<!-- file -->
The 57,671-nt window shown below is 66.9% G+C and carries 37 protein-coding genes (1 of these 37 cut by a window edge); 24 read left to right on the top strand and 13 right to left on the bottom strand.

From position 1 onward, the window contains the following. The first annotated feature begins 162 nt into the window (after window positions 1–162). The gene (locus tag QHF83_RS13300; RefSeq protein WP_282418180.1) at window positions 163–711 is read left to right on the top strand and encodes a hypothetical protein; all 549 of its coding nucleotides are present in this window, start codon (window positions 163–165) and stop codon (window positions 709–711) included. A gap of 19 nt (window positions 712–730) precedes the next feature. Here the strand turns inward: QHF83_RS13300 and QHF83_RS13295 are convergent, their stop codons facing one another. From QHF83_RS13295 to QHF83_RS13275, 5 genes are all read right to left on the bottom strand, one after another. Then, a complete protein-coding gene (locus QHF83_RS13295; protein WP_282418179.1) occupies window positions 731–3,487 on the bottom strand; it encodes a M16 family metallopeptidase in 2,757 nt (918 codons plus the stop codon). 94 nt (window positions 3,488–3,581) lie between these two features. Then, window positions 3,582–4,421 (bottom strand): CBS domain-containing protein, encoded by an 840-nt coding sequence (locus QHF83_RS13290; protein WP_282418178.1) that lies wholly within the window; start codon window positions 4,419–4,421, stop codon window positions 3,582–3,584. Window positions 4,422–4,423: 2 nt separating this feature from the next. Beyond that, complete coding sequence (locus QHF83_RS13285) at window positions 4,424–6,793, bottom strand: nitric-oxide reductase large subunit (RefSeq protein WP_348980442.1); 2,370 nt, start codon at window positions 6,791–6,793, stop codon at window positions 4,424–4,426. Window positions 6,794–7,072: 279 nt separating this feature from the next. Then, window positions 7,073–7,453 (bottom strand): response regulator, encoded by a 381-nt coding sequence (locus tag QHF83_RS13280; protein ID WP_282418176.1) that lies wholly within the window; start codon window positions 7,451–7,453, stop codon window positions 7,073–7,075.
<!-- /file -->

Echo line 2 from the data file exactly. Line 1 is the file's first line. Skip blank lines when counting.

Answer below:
From position 1 onward, the window contains the following. The first annotated feature begins 162 nt into the window (after window positions 1–162). The gene (locus tag QHF83_RS13300; RefSeq protein WP_282418180.1) at window positions 163–711 is read left to right on the top strand and encodes a hypothetical protein; all 549 of its coding nucleotides are present in this window, start codon (window positions 163–165) and stop codon (window positions 709–711) included. A gap of 19 nt (window positions 712–730) precedes the next feature. Here the strand turns inward: QHF83_RS13300 and QHF83_RS13295 are convergent, their stop codons facing one another. From QHF83_RS13295 to QHF83_RS13275, 5 genes are all read right to left on the bottom strand, one after another. Then, a complete protein-coding gene (locus QHF83_RS13295; protein WP_282418179.1) occupies window positions 731–3,487 on the bottom strand; it encodes a M16 family metallopeptidase in 2,757 nt (918 codons plus the stop codon). 94 nt (window positions 3,488–3,581) lie between these two features. Then, window positions 3,582–4,421 (bottom strand): CBS domain-containing protein, encoded by an 840-nt coding sequence (locus QHF83_RS13290; protein WP_282418178.1) that lies wholly within the window; start codon window positions 4,419–4,421, stop codon window positions 3,582–3,584. Window positions 4,422–4,423: 2 nt separating this feature from the next. Beyond that, complete coding sequence (locus QHF83_RS13285) at window positions 4,424–6,793, bottom strand: nitric-oxide reductase large subunit (RefSeq protein WP_348980442.1); 2,370 nt, start codon at window positions 6,791–6,793, stop codon at window positions 4,424–4,426. Window positions 6,794–7,072: 279 nt separating this feature from the next. Then, window positions 7,073–7,453 (bottom strand): response regulator, encoded by a 381-nt coding sequence (locus tag QHF83_RS13280; protein ID WP_282418176.1) that lies wholly within the window; start codon window positions 7,451–7,453, stop codon window positions 7,073–7,075.